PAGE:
Can A Socialist Paradise Sidestep Starvation?
Can A Socialist Paradise Sidestep Starvation? by Andrew Moran for Liberty Nation
Why socialist countries experience food crises in bad and good times.
One of former President Ronald Reagan’s favorite Soviet Union jokes involved a government official, a farmer, and potatoes. The Russian commissar visits the collective farms to examine the state of the harvest. The farmer tells the man, “Oh, comrade commissar! If we took all the potatoes, they would reach the foot of God.” The commissar reprimands the farmer, “Comrade farmer, this is the Soviet Union. There is no God.” The farmer replies, “That’s OK. There are no potatoes, either.”
Socialist nations are all too familiar with famines, shortages, and humanitarian crises. Every place that has adopted socialism has been tormented by the consequences of this lethal economic philosophy. Venezuela was a Latin American paradise until it went full socialist. Zimbabwe was the breadbasket of Africa until a crazed Marxist took over the country. Cuba is facing another food crisis comparable to the Special Period in the 1990s. Communist China is reportedly on the cusp of another famine. Why does socialism always lead to starvation everywhere it is installed?
An Unequal Food Crisis
Liberty Nation recently reported about the coming food crisis around the world, from rising prices to shortages. Over the next 12 to 18 months, some nations will have it worse than others, but the overall theme is that your dinner plate will either become more expensive or have nothing at all.
At the height of the pandemic, the United States witnessed what it is like in socialist countries that have outlawed private property, introduced price controls, or slapped production quotas on manufacturers. Because the demand went through the roof due to panic buying, supermarket shelves became bare as swarms of shoppers grabbed anything they could get. Grocery stores have recovered since then, and you can now get your pork, vegetables, and coffee – albeit at a higher cost due to price inflation and ballooning consumer demand.
The tragedy, unfortunately, is that this is life all the time in Caracas or Havana. While the United States and other developed markets may not have had toilet paper for a couple of weeks, these socialist states routinely experience shortages of toilet paper and other essential items. Be it North Korea or several African states, the socialization of agriculture and other economic elements has contributed to widespread suffering and destitution that most Americans will never endure in their lifetime.
Havana has essentially admitted that socialism failed by introducing private property conditions for farmers. The Harare government is ostensibly trying to revive its dying agricultural sector by reversing its land reform policies of the last 30 years and extending an olive branch to white farmers. Some African states are in the beginning stages of revitalizing their food industries and enabling greater entrepreneurship and urbanization of their supplies.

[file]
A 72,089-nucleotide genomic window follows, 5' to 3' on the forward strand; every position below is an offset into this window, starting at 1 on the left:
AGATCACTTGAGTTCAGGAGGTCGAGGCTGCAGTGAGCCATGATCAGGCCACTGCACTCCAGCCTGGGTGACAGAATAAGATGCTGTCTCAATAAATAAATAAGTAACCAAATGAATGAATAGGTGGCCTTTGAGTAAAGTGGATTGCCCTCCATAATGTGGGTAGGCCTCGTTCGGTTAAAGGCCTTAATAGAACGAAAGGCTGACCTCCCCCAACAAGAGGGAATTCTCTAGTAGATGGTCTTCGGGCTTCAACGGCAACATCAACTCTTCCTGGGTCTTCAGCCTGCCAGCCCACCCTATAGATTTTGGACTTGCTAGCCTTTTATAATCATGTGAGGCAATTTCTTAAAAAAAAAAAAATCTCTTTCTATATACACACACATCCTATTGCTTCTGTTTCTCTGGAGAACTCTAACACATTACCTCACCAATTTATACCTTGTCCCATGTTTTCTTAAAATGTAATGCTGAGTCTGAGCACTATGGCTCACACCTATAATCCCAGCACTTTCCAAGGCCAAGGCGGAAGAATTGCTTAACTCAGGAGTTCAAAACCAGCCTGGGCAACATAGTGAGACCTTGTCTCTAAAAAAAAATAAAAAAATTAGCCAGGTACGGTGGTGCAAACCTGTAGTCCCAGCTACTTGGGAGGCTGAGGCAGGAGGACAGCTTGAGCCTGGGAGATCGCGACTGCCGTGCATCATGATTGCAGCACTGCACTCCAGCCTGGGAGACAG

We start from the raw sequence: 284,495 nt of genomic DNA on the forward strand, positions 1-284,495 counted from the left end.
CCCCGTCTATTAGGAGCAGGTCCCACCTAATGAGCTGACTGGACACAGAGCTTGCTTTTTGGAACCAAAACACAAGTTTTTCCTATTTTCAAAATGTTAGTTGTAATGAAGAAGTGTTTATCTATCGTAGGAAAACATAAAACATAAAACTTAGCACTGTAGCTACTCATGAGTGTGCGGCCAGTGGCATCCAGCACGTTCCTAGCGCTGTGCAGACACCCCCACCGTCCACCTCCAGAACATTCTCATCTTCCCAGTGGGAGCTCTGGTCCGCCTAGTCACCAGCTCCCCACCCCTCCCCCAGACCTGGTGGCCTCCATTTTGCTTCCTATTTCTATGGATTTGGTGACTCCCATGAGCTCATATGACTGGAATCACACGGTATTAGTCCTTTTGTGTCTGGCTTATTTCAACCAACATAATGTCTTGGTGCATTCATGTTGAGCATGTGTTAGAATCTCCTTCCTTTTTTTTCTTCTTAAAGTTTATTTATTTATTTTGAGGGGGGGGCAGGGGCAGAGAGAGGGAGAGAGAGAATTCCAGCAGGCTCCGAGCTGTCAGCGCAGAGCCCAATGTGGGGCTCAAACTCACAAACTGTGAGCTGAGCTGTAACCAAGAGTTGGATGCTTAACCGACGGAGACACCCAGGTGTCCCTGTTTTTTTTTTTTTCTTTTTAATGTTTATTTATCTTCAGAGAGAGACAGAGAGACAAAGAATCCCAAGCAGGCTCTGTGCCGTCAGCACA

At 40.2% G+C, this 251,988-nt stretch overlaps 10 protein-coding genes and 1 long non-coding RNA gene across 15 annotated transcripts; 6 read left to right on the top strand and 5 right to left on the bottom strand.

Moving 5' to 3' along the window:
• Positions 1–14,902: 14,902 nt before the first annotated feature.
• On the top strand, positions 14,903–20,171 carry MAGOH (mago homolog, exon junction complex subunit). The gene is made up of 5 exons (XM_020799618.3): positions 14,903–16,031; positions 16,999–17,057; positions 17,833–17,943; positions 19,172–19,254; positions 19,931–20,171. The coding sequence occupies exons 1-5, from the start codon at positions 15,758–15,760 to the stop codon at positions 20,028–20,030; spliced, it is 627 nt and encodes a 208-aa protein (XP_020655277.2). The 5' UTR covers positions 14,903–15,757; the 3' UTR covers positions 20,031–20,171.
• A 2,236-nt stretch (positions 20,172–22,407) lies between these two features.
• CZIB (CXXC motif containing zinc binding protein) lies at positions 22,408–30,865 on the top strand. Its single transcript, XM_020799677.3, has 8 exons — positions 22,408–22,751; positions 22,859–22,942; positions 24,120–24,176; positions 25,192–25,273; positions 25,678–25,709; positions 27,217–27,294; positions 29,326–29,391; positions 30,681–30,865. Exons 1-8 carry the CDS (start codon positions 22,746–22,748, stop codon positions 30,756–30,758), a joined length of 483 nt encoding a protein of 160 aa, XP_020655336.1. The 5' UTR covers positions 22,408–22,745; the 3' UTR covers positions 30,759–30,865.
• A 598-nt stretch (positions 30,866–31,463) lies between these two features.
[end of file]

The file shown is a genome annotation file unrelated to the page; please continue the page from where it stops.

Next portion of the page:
Put simply, all the socialist countries were already going through tumultuous times before the Coronavirus pandemic decimated the global economy. The COVID-19 public health crisis exacerbated their dire situations because wealthier nations could no longer subsidize – directly or indirectly – the impoverished ones.
Why Does Socialism Fail?
Legendary economist Ludwig von Mises answered this 100 years ago in an article titled “Economic Calculation in the Socialist Commonwealth.” He explained that the pricing mechanism in socialist economies was inadequate because nationalizing the means of production fails to provide a rational pricing system. Mises added that without market prices reflecting the scarcity of capital goods, the economic decision-makers in government could not make rational calculations.
In his classic 1951 essay “Middle-of-the-Road Policy Leads to Socialism,” Mises further explained that states travel these devastating paths by adopting nostrums that do nothing but add to a nation’s woes. He brilliantly stated:
“The impact of this state of affairs is that practically very little is done to preserve the system of private enterprise. There are only middle-of-the-roaders who think they have been successful when they have delayed for some time an especially ruinous measure. They are always in retreat. They put up today with measures which only ten or twenty years ago they would have considered as undiscussable. They will, in a few years, acquiesce in other measures which they today consider as simply out of the question. What can prevent the coming of totalitarian socialism is only a thorough change in ideologies.”
Any time somebody starts advocating interventionism, no matter how benign, it is time to start stockpiling food.
Capitalism Saves, Socialism Kills
The United States produces so much food that a lot of it is wasted. While this can be heartbreaking to see when you consider the millions of other people who are starving, the trend can be viewed as positive. Think about it: The United States is so wealthy that the population can afford to throw out food without going hungry. It is a remarkable sign of affluence and privilege in the global economy. It is not virtuous to waste your milk, meat, or bread, but having the option is incredible. When you live in Latin America or Africa, every bushel of wheat or each morsel of rice is critical to surviving.
Capitalism saves, socialism kills.